Quantification of shape and texture for wind abrasion studies: Proof of concept using analog targets

Nathan T. Bridges, Anshuman Razdan, Xuetao Yin, Ronald Greeley, Saif Ali, Rakesh Kushunapally

Research output: Contribution to journalArticlepeer-review

8 Scopus citations


The surface topology, surface area, and volume of rock simulant targets abraded in a boundary layer wind tunnel are quantified using results from a laser scanner with a spatial resolution of ~300 μm, an order of magnitude improvement over previous measurement techniques. Laplacian smoothing enables delineation of topography at even finer scale. The surface area to volume ratio generally increases at a rate greater than log (2/3), indicating roughening with time. Sub-millimeter- to millimeter-scale changes provide information on the relationships between natural abrasion and the resulting textures. Pit size frequency statistics reflect a balance between pit production from fresh impacts and net loss when two or more pits merge into a single pit. Most targets show a rollover in curves, whereby the number of pits smaller than a few hundred μm in size decrease with continuing abrasion whereas the abundance of larger pits increases. This is evidence that smaller pits merge into larger ones over time. There is a weak correspondence between elongation and diameter, with larger pits tending to have a more elliptical shape, especially among more abraded samples. For angled front faces and with increasing abrasion, pits tend to dig into the targets at an angle greater than that of the facet. Most facets have a greater fraction of elongated pits aligned downwind at the conclusion of abrasion compared to the start, with variable trends at intermediate stages. Profiles of layered targets show a progressive retreat of the front face, with angled targets developing stair-stepped topography, with 60° angles showing the greatest development and 30° the least. Natural abraded rocks in terrestrial desert environments and probably on Mars show many of the textural characteristics documented in the wind tunnel rock simulants. Correlation of these parameters promises to provide information on integrated abrasion duration, offering a new tool for constraining weathering history on Earth and Mars.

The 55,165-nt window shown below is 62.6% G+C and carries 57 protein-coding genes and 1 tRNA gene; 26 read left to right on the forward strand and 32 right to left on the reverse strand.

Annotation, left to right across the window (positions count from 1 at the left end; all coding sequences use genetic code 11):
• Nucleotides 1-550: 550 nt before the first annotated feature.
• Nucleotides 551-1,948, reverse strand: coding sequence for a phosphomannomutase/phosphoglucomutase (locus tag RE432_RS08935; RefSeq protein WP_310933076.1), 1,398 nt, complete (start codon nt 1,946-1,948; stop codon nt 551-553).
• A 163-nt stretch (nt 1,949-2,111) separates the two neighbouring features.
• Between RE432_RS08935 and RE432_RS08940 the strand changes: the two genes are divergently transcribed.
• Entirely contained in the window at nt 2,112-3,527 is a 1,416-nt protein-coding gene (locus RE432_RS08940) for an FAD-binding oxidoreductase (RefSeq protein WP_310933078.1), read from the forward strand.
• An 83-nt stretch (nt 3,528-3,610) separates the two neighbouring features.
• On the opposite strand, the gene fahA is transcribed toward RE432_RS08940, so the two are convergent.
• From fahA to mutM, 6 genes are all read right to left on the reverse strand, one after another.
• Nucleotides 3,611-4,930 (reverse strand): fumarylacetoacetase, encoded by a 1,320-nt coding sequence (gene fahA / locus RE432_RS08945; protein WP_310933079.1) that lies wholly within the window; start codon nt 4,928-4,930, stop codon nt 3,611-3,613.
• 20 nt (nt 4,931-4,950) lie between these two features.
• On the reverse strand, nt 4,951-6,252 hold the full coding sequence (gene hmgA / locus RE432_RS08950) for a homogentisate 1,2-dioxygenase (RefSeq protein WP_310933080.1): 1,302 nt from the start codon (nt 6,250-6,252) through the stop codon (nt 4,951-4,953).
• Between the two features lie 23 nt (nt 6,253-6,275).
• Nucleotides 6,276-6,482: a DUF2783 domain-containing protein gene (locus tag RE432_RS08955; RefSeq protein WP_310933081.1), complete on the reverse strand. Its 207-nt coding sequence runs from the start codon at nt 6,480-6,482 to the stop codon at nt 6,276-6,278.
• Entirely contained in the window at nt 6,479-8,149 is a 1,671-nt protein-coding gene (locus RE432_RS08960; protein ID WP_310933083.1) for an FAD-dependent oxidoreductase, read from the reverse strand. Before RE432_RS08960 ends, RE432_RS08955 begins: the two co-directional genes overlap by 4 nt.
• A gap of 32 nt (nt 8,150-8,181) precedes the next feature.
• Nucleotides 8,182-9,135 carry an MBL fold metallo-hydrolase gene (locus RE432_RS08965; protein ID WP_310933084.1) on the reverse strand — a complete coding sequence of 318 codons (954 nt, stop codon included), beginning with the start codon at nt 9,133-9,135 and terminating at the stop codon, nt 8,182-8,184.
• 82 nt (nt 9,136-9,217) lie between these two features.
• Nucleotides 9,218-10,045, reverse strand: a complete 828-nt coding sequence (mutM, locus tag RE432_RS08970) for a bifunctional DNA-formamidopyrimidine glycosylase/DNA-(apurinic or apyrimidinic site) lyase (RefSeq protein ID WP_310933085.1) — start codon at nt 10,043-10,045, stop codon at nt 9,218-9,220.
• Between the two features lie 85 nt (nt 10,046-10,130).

Original languageEnglish (US)
Pages (from-to)213-226
Number of pages14
Issue number3
StatePublished - Jan 15 2010


  • Abrasion
  • Texture
  • Ventifacts
  • Wind erosion

ASJC Scopus subject areas

  • Earth-Surface Processes


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